HUNDREDS of people were urged to flee their homes in north Wales on Tuesday after a river surged over flood defences, as torrential rain fell across Britain for a seventh day.
The Environment Agency warned the residents of 500 homes in the deluged city of St Asaph, north Wales, to evacuate after the River Elwy reached a record high.
Prime Minister David Cameron was set to visit flood-hit areas of southwest England, where two people have been killed since the storms began last Wednesday.
A man died in Somerset, southwest England, on Friday when he became trapped in his car in rising waters, and a woman was killed by a falling tree in the city of Exeter.
About 900 homes have been abandoned, while Britain’s road and rail network has suffered days of chaos.
The Environment Agency has issued two severe flood warnings in Wales, including one in St Asaph, indicating a risk of death.
The agency said the city’s River Elwy had reached a record level of 4.35m and was still rising over flood defences.
Water was waist-high in some parts of St Asaph, a photographer for news agency AFP said.
Although it has a population of just 3,400, St Asaph was awarded city status this year to mark Queen Elizabeth II’s diamond jubilee.
The Environment Agency said the rain would ease off in the next two days but warned that, with the ground already saturated, any further wet weather could prolong the chaos.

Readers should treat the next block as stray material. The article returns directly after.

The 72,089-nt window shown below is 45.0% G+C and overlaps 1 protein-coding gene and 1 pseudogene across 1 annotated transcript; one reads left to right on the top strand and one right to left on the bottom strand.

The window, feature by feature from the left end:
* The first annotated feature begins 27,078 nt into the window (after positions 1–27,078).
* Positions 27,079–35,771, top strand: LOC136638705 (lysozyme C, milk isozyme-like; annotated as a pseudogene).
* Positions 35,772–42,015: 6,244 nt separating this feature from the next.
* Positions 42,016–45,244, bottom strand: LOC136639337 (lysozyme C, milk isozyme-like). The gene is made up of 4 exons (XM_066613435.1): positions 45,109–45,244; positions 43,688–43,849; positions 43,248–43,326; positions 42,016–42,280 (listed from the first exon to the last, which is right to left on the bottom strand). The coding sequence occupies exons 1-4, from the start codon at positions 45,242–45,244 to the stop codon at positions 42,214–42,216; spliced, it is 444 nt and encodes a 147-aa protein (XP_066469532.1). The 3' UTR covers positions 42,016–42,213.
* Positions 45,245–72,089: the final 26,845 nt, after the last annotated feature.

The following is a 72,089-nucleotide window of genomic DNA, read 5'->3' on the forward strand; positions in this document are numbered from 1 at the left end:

Nearly 200 flood warnings were still in place on Tuesday across north Wales, northeast England and the county of Northamptonshire in central England.
"Although the weather forecast is improving, further property flooding and disruption is possible across the country as river and groundwater levels are set to peak in the next 48 hours," the agency said.
Meanwhile, snow was expected to replace the rains in many coastal areas of Britain over the coming days.
The continued flooding risk comes after the Association of British Insurers said on Monday that hundreds of thousands of homes may be left without flood cover due to a row with ministers over how future flooding costs will be paid.
Environment Secretary Owen Paterson said the talks were continuing.
Swathes of Britain were hit by floods in 2007, causing damage costing an estimated £3bn.